Researchers from the Massachusetts Institute of Technology (MIT) have apparently managed to print solar cells that are as thin as a piece of paper. With the help of nanotechnology, they should be able to generate electricity on almost any surface – and extremely efficiently.

The expansion of photovoltaic systems is progressing. In this country, installed systems are already making an important contribution to the energy transition. According to reports from the Fraunhofer Institute, Germany is now generating a total of 59 gigawatts from the sun.

Nevertheless, the expansion of technology always creates new challenges, such as the availability of space. After all, many systems still require a lot of space. Researchers from the Massechusets Institute of Technology (MIT) have now developed a solar cell that can be attached to almost any surface and is only as thick as paper.

Printed solar cells: thin as paper, but efficient and stable

Nanotechnology makes this possible. The Dyneema material forms the fabric onto which the researchers print the solar cell using semi-conductive ink. This fabric is already used today in bulletproof vests or work clothing and is particularly stable. As innovative as the approach sounds, the procedure is not new.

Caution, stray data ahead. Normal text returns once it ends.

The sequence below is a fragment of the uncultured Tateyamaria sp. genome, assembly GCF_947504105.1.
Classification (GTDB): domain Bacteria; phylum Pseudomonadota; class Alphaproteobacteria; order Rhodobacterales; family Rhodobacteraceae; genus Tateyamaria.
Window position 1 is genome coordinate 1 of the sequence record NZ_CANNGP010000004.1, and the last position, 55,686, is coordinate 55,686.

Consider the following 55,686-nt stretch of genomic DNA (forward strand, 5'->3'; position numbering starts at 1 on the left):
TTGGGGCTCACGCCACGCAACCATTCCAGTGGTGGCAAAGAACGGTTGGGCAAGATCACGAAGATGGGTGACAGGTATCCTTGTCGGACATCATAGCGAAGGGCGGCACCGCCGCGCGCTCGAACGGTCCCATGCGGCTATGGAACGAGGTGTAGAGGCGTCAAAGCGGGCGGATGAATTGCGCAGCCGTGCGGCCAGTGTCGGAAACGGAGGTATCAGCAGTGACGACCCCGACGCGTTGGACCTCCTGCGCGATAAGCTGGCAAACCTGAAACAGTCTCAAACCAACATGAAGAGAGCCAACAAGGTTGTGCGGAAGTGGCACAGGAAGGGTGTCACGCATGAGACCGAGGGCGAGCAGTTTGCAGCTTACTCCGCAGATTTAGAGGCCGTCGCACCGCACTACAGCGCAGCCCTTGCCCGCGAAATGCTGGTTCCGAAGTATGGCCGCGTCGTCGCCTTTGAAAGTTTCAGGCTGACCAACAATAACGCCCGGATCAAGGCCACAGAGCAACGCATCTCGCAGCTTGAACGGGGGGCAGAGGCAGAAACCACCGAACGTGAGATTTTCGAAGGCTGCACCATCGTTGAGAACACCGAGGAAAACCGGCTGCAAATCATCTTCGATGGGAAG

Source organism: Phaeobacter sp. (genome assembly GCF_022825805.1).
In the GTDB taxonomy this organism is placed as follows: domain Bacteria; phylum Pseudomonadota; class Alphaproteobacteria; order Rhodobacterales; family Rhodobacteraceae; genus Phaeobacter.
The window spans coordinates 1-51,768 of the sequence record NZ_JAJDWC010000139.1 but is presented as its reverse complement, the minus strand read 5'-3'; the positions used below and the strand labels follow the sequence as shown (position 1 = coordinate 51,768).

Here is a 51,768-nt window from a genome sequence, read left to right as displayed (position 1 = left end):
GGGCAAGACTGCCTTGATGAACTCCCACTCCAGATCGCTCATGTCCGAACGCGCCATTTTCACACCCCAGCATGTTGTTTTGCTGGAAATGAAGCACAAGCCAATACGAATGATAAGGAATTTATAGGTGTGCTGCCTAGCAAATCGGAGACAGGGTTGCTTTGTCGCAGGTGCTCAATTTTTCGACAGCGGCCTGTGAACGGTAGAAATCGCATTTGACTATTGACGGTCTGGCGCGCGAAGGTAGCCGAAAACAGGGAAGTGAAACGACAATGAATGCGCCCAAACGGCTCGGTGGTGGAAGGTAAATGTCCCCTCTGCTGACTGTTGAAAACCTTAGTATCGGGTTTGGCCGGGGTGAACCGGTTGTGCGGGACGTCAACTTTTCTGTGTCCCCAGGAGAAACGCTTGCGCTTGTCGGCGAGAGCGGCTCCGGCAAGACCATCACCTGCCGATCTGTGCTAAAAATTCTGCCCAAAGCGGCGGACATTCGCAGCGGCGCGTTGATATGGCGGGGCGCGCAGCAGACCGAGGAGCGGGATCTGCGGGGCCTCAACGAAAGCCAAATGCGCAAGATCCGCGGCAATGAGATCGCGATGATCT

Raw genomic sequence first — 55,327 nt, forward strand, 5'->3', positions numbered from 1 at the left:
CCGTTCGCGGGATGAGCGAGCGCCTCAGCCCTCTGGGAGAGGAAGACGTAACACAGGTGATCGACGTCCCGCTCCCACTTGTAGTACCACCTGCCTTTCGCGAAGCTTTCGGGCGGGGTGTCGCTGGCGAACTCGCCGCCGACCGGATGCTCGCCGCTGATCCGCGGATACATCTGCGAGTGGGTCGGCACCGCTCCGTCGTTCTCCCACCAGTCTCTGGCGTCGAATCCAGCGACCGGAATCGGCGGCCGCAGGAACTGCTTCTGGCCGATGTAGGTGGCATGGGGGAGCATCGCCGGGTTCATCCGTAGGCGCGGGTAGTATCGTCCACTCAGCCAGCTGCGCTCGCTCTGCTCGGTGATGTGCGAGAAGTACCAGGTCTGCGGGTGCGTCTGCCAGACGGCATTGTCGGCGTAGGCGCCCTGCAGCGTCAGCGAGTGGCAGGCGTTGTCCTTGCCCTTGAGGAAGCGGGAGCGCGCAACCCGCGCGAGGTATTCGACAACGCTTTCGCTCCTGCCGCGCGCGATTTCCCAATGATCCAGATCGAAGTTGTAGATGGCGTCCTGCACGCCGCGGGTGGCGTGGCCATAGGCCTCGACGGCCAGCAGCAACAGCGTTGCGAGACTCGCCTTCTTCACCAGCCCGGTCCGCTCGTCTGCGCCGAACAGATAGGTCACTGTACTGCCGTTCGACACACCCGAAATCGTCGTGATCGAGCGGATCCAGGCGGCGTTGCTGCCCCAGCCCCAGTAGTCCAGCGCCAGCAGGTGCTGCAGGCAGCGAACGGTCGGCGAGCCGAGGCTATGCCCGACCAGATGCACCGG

Years ago, scientists succeeded in printing a solar cell onto thin structures. At that time, however, the price was the limiting factor and posed a problem. With the semi-conductive ink and the particularly stable Dyneema, this could soon change. The application scenarios are diverse.

Solar energy: technology is a hundred times lighter and more powerful

For example, it should be possible to print the solar cells on tents, sails or drones. Because the technology is not only a hundred times lighter, but also more powerful than conventional photovoltaic modules. The research results from MIT speak of an 18-fold performance of the printed solar cells.

However, it is still unclear whether and when the technology will conquer the market. However, the research results can now serve as a basis for setting up mass production and scaling the approach. Then one day many products could not only fulfill their regular purpose, but also serve as a power plant.

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